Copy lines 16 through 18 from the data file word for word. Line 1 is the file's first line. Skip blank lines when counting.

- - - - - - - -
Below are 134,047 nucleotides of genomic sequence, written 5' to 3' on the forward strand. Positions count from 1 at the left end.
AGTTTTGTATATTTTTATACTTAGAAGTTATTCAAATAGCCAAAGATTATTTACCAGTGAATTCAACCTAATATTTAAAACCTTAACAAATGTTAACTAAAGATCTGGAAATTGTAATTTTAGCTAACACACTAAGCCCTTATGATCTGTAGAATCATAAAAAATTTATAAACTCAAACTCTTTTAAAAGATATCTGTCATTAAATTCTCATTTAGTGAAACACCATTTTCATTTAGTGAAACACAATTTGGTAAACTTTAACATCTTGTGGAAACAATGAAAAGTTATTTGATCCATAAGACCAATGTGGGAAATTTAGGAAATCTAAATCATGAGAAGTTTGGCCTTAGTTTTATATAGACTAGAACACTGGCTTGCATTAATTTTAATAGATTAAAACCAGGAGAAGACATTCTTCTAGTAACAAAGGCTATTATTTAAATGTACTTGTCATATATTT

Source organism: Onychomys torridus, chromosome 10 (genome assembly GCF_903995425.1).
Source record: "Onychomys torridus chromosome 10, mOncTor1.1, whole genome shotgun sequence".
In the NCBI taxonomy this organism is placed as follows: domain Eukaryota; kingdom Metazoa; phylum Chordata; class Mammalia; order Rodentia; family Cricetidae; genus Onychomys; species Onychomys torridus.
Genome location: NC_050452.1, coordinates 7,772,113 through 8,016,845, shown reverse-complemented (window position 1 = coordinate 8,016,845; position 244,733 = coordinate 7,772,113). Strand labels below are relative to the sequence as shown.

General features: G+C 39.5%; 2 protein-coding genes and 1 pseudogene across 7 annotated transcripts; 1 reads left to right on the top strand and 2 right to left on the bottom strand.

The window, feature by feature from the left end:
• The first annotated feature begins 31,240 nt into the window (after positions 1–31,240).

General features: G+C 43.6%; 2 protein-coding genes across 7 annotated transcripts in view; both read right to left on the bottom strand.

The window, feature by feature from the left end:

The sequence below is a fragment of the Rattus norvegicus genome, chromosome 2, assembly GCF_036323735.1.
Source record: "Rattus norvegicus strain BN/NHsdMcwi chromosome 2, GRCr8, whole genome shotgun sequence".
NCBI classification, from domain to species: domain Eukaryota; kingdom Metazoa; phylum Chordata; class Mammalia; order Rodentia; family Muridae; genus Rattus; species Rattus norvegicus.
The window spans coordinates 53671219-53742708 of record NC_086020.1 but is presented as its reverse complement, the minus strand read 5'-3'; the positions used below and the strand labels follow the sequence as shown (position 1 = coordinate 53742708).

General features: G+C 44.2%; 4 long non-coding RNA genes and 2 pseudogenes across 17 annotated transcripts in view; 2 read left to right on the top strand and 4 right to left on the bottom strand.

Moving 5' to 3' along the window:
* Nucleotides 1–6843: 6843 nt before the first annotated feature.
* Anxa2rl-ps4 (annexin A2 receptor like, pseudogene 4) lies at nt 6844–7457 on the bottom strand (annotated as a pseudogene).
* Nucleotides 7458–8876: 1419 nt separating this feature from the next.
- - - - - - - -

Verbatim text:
General features: G+C 44.2%; 4 long non-coding RNA genes and 2 pseudogenes across 17 annotated transcripts in view; 2 read left to right on the top strand and 4 right to left on the bottom strand.

Moving 5' to 3' along the window:
* Nucleotides 1–6843: 6843 nt before the first annotated feature.